Entering that code unlocks it:


Lock 4


Local storage would be a better end to complete the rhyme! In the storage tab in the dev tools, there’s a key and the value is a code:



Lock 5


The title bar does have a code in it:


I can also see this in the source:

<title>Crack the Crate                                                  DS9P0FSN</title>

This unlocks it:


Lock 6


I can see something like a code on that rainbow dog tag, but nothing legible. I’ll right click and inspect element:


There’s two things useful in there. At first I thought I just had the code combining the letters in each <div>, but it didn’t work. Then there’s the perspective CSS element. The riddle suggested increasing it. I edited it right in the dev tools console, and started stepping up a bit, eventually making it really large (3000000px) and getting a very clear code:


That code unlocked it:


Lock 7


Given the hint about the font, I selected some of the text, and right-clicked -> Inspect Element. Under the instructions class, I see the code:


That unlocks it:


Lock 8


.eggs was interesting in the riddle, so I inspected it.


The two event markers are interesting. The one at the bottom is what happens when I click for a hint. But the one next to the eggs <span>. I’ll click on it to see:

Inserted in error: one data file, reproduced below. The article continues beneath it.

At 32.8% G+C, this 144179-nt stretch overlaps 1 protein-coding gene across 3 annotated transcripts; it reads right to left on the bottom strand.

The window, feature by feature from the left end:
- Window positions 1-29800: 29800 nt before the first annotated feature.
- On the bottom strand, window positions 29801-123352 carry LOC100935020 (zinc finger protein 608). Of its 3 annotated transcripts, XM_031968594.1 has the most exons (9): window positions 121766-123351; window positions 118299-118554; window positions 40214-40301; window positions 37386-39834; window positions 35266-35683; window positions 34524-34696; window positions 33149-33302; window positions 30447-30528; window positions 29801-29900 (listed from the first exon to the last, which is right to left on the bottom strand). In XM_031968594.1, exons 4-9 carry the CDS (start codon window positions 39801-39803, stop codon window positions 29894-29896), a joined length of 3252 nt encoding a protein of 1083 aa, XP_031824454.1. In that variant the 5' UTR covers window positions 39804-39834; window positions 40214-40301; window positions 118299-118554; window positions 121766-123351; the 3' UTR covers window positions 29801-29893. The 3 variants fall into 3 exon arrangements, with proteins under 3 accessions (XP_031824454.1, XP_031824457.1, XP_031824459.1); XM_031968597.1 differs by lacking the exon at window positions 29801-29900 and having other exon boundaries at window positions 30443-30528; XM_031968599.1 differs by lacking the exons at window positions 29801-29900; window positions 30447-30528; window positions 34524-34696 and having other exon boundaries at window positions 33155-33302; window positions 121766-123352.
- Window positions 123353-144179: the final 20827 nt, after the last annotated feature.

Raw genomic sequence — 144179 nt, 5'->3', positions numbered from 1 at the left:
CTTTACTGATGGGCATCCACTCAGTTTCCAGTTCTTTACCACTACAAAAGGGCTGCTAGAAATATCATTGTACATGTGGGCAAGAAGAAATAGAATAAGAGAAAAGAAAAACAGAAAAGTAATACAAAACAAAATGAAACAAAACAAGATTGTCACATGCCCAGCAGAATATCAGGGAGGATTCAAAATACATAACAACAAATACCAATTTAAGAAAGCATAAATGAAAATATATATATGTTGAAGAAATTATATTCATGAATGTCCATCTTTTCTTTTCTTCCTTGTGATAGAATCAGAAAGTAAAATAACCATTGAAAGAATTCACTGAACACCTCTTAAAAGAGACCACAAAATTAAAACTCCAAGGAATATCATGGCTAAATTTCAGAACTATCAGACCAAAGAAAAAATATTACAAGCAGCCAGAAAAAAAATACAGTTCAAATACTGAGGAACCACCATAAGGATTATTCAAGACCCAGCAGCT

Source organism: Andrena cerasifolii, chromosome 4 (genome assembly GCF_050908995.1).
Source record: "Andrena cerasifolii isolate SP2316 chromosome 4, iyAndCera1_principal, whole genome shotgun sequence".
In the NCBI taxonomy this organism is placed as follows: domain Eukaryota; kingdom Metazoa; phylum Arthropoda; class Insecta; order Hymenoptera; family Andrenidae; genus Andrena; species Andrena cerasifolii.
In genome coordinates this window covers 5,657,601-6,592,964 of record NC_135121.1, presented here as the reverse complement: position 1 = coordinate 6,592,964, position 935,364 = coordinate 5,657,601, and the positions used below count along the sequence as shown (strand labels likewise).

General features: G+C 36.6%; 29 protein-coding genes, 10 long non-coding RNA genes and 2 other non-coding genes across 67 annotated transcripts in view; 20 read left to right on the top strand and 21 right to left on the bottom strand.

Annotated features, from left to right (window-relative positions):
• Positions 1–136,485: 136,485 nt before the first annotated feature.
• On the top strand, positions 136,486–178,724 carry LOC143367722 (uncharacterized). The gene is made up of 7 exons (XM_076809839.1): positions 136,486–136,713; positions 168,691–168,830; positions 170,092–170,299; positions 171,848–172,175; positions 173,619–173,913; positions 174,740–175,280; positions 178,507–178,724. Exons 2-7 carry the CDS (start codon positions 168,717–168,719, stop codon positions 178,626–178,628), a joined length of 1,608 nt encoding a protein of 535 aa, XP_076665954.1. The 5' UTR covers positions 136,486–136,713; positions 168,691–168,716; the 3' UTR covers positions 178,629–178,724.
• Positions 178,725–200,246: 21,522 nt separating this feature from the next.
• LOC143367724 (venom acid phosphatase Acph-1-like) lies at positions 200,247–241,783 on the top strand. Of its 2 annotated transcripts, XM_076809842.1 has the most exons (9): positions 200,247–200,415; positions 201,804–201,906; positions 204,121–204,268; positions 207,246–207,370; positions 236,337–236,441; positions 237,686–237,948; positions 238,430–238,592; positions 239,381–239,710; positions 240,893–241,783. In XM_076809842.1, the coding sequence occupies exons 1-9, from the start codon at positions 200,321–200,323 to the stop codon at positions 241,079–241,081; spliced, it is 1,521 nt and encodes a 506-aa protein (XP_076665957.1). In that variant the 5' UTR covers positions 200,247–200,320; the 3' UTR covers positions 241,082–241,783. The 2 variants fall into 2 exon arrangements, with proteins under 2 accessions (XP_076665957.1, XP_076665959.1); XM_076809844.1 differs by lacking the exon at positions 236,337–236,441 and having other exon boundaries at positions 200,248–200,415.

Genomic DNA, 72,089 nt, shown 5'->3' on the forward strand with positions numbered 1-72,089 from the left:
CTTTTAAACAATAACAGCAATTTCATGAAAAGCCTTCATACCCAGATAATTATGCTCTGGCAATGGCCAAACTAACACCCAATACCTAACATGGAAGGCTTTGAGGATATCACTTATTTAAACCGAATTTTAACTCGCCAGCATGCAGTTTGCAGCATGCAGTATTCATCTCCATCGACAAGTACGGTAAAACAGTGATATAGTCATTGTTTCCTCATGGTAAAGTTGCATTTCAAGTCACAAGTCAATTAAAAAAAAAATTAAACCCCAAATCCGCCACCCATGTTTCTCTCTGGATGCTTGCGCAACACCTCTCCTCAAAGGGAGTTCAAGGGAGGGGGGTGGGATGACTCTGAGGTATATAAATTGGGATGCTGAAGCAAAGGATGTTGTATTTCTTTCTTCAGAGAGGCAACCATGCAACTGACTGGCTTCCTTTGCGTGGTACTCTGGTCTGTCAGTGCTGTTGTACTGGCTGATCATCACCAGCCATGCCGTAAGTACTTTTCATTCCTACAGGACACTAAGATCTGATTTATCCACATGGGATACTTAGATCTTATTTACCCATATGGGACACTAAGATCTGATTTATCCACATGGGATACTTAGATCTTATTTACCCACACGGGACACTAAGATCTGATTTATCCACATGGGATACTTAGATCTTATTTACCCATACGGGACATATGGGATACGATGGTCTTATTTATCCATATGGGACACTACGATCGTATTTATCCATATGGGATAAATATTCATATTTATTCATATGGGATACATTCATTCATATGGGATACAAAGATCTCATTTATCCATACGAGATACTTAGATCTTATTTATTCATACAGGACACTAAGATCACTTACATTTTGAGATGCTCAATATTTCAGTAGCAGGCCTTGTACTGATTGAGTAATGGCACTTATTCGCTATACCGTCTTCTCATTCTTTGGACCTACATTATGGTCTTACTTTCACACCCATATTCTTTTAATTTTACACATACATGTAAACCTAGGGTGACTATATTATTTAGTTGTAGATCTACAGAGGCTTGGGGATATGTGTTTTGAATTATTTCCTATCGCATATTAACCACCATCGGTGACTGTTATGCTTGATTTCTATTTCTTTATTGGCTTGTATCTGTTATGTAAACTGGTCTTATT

So on a spoil event (“go bad”), VERONICA is sad.

That’s the code:


Lock 9


:active is meaningful in HTML. It has to do with the space where the user has pressed down the mouse. So what are the chakras? In the source for this part, five of the words are in a space with class="chakra":


If I click on any of those words, letters appear. I can also click on the space and check :active from the CSS menu:



Clicking on each gives the code and it unlocks:


Lock 10


I’ll inspect the lock in the dev tools, it looks similar to other locks, but has this extra div with class cover:


My initial hunch was to remove that class:


Looking back at the page, the cover is gone:


I can see a serial number that happens to be 8 characters on the bottom right of the board, KD29XJ37. I’ll enter that and hit UNLOCK, but it doesn’t unlock. Back in the dev tools Console window, I see an error message: